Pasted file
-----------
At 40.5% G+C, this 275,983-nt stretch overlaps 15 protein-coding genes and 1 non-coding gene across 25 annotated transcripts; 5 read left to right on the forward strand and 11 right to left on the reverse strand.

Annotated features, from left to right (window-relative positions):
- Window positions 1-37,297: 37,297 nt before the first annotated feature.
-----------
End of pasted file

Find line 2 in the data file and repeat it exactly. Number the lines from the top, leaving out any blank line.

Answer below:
Annotated features, from left to right (window-relative positions):